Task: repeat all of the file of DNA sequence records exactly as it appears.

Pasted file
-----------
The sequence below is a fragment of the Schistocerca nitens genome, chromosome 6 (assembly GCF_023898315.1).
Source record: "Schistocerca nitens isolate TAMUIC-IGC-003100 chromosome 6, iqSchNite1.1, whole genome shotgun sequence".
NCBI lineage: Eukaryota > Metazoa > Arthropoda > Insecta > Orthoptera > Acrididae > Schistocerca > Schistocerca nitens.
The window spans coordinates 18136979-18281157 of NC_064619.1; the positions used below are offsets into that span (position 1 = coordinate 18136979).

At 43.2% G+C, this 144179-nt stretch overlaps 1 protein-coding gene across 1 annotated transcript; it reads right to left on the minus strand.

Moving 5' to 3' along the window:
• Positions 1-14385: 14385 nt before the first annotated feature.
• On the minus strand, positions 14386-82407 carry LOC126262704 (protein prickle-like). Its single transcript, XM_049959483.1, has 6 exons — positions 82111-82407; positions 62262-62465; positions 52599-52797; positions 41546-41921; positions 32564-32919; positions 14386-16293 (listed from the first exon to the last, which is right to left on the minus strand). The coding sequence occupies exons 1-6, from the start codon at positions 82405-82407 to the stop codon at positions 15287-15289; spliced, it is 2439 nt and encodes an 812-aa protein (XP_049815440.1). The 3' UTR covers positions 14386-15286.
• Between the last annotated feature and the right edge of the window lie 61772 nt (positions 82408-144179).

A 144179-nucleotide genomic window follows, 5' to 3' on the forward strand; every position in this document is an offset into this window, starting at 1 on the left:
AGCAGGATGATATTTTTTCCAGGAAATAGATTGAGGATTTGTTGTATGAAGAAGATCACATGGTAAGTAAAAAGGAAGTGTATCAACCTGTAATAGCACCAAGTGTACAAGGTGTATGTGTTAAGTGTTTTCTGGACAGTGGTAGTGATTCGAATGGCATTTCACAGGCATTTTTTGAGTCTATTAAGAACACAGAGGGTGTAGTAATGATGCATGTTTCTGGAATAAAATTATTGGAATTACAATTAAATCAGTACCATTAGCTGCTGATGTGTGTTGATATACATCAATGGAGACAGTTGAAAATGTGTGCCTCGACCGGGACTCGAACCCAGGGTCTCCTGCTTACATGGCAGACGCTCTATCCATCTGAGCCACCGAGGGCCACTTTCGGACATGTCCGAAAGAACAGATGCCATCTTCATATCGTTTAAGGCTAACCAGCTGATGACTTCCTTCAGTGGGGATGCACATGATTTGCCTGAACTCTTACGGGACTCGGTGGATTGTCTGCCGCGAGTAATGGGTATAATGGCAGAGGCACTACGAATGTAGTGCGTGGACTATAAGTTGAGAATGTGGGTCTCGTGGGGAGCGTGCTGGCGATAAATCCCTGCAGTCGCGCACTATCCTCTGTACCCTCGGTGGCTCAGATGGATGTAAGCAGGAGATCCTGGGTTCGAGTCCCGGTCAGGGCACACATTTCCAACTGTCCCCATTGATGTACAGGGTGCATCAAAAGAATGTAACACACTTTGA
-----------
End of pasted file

The sequence below is a fragment of the Schistocerca nitens genome, chromosome 6 (assembly GCF_023898315.1).
Source record: "Schistocerca nitens isolate TAMUIC-IGC-003100 chromosome 6, iqSchNite1.1, whole genome shotgun sequence".
NCBI lineage: Eukaryota > Metazoa > Arthropoda > Insecta > Orthoptera > Acrididae > Schistocerca > Schistocerca nitens.
The window spans coordinates 18136979-18281157 of NC_064619.1; the positions used below are offsets into that span (position 1 = coordinate 18136979).

At 43.2% G+C, this 144179-nt stretch overlaps 1 protein-coding gene across 1 annotated transcript; it reads right to left on the minus strand.

Moving 5' to 3' along the window:
• Positions 1-14385: 14385 nt before the first annotated feature.
• On the minus strand, positions 14386-82407 carry LOC126262704 (protein prickle-like). Its single transcript, XM_049959483.1, has 6 exons — positions 82111-82407; positions 62262-62465; positions 52599-52797; positions 41546-41921; positions 32564-32919; positions 14386-16293 (listed from the first exon to the last, which is right to left on the minus strand). The coding sequence occupies exons 1-6, from the start codon at positions 82405-82407 to the stop codon at positions 15287-15289; spliced, it is 2439 nt and encodes an 812-aa protein (XP_049815440.1). The 3' UTR covers positions 14386-15286.
• Between the last annotated feature and the right edge of the window lie 61772 nt (positions 82408-144179).

A 144179-nucleotide genomic window follows, 5' to 3' on the forward strand; every position in this document is an offset into this window, starting at 1 on the left:
AGCAGGATGATATTTTTTCCAGGAAATAGATTGAGGATTTGTTGTATGAAGAAGATCACATGGTAAGTAAAAAGGAAGTGTATCAACCTGTAATAGCACCAAGTGTACAAGGTGTATGTGTTAAGTGTTTTCTGGACAGTGGTAGTGATTCGAATGGCATTTCACAGGCATTTTTTGAGTCTATTAAGAACACAGAGGGTGTAGTAATGATGCATGTTTCTGGAATAAAATTATTGGAATTACAATTAAATCAGTACCATTAGCTGCTGATGTGTGTTGATATACATCAATGGAGACAGTTGAAAATGTGTGCCTCGACCGGGACTCGAACCCAGGGTCTCCTGCTTACATGGCAGACGCTCTATCCATCTGAGCCACCGAGGGCCACTTTCGGACATGTCCGAAAGAACAGATGCCATCTTCATATCGTTTAAGGCTAACCAGCTGATGACTTCCTTCAGTGGGGATGCACATGATTTGCCTGAACTCTTACGGGACTCGGTGGATTGTCTGCCGCGAGTAATGGGTATAATGGCAGAGGCACTACGAATGTAGTGCGTGGACTATAAGTTGAGAATGTGGGTCTCGTGGGGAGCGTGCTGGCGATAAATCCCTGCAGTCGCGCACTATCCTCTGTACCCTCGGTGGCTCAGATGGATGTAAGCAGGAGATCCTGGGTTCGAGTCCCGGTCAGGGCACACATTTCCAACTGTCCCCATTGATGTACAGGGTGCATCAAAAGAATGTAACACACTTTGA